M.E.M.: What we go for are iconic moments. If you succeed in making an iconic moment, it’s etched in our memory for ever. Think of the photograph of the girl who had been burned by napalm running away from the soldiers in Vietnam. It did have an impact in us leaving Vietnam. It brought the horror and reality back in a way that no clip of film could do.
A.W.: How do you define an iconic moment?
M.E.M.: An iconic moment is a photograph that we are remember that is etched in our brain. It somehow changes our perceptions of things or confirms our perception of the world around us.
A.W.: How do you create an iconic moment?
M.E.M.: It happens in front of you, if you’re lucky enough.
A.W.: Have you ever been tempted to interfere with your subject’s lives when you’re documenting them, if you see something troubling, potentially illegal?
M.E.M.: I never meddle. You’re there, and you’re an observer. I’ve never gone to the authorities.
(In 1971, Mark spent 6 weeks living in Oregon’s only state-run psychiatric facility, Oregon State Hospital while she photographed the filming of “One Flew Over the Cuckoo’s Nest.” While there, she photographed the female patients living in Ward 81, the only locked ward for women at the hospital. All of the women living in that ward were considered extremely dangerous to themselves and others.)
A.W.: Tell me about living in the Oregon State Hospital for six weeks.
M.E.M.: That was good. It was haunted. I swear it was haunted. I heard sounds of people walking above me. I stayed in an abandoned part. It was right next to (Ward 81). I was allowed to leave, and the women would get really jealous if I were leaving. “Are you going to McDonald’s?” they would ask. It was a cell, and I could lock myself in. One night, I forgot to do it, and I woke up, and there was a man there. That was really scary.
A.W.: In January 2007, the United States Department of Justice released a report on the Oregon State Hospital concluding that patients received poor care and treatment. Did you see any hint of this when you were there?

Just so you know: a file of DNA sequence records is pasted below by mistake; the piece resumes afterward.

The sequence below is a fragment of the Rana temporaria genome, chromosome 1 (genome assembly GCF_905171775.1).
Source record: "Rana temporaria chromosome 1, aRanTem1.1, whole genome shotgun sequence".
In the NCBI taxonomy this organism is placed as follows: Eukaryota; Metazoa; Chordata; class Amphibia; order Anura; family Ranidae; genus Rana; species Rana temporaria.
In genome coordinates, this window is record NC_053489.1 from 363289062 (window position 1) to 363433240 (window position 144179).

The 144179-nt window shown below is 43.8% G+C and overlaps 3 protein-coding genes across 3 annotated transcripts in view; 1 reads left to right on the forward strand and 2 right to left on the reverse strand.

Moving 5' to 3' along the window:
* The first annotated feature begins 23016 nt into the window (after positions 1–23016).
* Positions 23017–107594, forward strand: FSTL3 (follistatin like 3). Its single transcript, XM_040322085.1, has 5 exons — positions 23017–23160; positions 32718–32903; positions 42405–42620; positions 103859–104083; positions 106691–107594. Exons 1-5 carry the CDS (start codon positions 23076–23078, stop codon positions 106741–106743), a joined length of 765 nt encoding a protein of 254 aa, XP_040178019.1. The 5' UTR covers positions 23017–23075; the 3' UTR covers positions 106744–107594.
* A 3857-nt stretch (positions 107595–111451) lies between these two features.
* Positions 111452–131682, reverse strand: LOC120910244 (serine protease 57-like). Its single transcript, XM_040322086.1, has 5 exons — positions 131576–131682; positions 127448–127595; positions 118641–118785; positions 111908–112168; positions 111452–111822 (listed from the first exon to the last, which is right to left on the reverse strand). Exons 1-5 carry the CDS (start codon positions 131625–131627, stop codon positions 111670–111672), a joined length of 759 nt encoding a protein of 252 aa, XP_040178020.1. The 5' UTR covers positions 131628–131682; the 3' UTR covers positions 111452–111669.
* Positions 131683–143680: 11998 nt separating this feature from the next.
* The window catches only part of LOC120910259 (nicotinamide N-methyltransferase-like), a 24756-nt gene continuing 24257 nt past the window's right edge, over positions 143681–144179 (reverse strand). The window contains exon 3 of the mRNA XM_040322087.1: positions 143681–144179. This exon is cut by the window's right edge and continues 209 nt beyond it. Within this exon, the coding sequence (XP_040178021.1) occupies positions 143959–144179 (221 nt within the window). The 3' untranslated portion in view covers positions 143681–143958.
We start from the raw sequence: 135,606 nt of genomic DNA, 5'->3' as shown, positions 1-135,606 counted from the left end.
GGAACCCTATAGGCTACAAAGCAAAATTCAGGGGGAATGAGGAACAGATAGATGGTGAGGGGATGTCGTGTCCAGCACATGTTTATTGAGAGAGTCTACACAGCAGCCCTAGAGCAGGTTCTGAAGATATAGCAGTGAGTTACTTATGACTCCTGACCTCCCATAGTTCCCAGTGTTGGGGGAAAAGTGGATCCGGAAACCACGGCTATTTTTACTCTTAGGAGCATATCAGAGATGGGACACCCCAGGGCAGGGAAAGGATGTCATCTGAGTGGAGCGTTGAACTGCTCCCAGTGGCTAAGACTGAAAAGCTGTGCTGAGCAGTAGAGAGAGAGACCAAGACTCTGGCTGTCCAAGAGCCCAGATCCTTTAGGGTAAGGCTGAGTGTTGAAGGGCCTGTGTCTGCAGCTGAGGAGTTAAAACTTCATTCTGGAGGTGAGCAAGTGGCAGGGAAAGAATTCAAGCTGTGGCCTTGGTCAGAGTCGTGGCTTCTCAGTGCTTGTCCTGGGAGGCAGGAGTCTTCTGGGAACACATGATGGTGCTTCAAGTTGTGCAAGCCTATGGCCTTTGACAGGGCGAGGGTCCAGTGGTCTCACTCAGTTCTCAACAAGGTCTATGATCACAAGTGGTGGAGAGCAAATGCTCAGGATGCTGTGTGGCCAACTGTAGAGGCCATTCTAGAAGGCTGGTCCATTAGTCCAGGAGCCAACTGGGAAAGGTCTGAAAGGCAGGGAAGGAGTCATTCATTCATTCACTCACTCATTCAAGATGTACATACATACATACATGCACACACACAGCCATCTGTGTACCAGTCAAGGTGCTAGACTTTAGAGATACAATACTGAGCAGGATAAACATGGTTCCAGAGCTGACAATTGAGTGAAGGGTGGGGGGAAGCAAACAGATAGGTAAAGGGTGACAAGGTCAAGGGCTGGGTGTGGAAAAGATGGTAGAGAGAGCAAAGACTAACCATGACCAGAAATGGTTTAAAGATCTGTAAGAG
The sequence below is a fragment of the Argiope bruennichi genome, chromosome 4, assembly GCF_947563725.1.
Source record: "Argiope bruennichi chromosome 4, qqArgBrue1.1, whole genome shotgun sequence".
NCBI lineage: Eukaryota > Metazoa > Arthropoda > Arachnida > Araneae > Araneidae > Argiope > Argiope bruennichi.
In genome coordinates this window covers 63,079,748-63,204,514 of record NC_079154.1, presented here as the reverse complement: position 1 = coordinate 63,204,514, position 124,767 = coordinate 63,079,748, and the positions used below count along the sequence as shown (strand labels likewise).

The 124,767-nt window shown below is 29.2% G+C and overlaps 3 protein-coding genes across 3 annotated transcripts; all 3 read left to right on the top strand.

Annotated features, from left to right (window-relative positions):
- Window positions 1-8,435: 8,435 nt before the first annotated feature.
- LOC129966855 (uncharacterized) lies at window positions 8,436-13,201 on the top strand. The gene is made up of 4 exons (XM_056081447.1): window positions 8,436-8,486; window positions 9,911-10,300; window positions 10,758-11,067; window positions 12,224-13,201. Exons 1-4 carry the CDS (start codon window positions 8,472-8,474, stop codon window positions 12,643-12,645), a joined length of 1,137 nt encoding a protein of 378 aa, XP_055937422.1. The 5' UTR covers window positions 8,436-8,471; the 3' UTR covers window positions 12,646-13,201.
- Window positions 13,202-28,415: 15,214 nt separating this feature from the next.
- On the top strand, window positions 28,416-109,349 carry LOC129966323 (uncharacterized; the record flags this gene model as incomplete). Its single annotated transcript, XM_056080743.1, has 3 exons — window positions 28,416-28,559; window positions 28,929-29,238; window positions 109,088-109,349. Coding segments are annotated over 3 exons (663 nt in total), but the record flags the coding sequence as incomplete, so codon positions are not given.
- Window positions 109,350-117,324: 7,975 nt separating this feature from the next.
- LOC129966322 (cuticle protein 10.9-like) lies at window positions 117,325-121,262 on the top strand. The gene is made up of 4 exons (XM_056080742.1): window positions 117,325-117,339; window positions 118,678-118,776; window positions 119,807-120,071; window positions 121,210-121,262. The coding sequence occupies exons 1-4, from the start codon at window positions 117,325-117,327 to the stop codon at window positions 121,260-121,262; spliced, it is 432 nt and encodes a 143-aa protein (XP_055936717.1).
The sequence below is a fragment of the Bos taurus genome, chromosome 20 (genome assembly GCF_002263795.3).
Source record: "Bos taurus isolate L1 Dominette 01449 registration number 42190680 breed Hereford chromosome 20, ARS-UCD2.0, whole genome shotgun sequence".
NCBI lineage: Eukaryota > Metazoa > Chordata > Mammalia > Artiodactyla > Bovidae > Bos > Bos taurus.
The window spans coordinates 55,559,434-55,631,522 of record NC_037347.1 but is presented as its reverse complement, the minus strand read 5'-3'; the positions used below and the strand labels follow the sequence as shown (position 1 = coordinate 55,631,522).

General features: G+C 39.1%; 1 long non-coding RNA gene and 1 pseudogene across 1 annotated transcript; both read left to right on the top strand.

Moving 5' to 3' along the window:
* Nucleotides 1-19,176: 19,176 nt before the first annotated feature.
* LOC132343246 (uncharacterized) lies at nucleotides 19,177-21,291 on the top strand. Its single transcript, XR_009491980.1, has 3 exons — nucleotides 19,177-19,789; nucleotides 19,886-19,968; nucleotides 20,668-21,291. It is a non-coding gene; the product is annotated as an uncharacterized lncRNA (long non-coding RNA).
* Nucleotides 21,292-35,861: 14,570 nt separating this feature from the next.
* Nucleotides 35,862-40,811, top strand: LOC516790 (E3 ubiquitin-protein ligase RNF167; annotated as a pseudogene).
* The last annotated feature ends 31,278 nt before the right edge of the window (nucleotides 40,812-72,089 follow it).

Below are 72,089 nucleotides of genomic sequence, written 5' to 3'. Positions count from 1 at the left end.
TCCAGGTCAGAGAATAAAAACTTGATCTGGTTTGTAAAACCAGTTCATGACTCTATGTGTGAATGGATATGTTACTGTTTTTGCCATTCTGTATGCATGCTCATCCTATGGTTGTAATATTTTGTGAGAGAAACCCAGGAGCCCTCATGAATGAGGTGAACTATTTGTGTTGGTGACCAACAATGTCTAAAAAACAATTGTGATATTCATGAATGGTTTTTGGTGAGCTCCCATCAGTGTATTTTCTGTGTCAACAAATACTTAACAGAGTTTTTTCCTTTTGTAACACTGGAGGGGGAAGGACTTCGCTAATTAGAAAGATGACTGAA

M.E.M.: No. When I was there, that was not the case. Believe me, you would have seen it in the pictures. There were some people who worked there who were better than others. But you’ll see that everywhere. It was the same in the social services in Calcutta — some social workers were fantastic. It was immaculately clean. I didn’t see anything that was sadistic. A lot of (the female patients) were on new drugs. They had a dance once a week. They went outside into the yard. They went out swimming. The food was okay.
I tried to go back (in the 90s). I really wanted to do a documentary story about the adolescent ward there. I almost got in. But whoever the doctor or head nurse or whoever was said no.
A.W.: Did they give a reason?
M.E.M.: No. She just said no. That is still a story I would like to do.
A.W.: If documentary becomes less frequently published and accessible to a general audience, what will be lost?
M.E.M.: The opportunity for great photographer’s images to be seen. The opportunity for people to learn about different social situations and problems.
That is a lot. The world doesn’t revolve around celebrities. It’s about mankind! Celebrities are only a fraction of that. You wouldn’t know that looking at magazines.
A.W.: What other stories do you look forward to telling?
M.E.M.: I don’t know yet. I haven’t really decided. I have to put together my prom book book I’ve been working on for four years. I have to resolve that, and then I can think of otehr things. And I’m doing a book with the University of Texas press of unknown pictures of India and Mexico--pictures I have taken that have been less published. I am also doing a book of my students work in Mexico. Every year, I teach a workshop in Oaxaca. Once that is all done, then I can think of what else I want to do. I know I want to shoot more in the States and in Mexico.
A.W.: It doesn’t sound like you are slowing down one bit.
M.E.M.: I love taking pictures. I haven’t slowed down. I can be better than ever. I don’t want to stop.
A.W.: Why do you say you’re better than ever?
M.E.M.: I have more experience than ever. And if I have more experience than ever, than I am better than ever, and can take even better pictures. It’s like playing an instrument. The more you play, the better you get.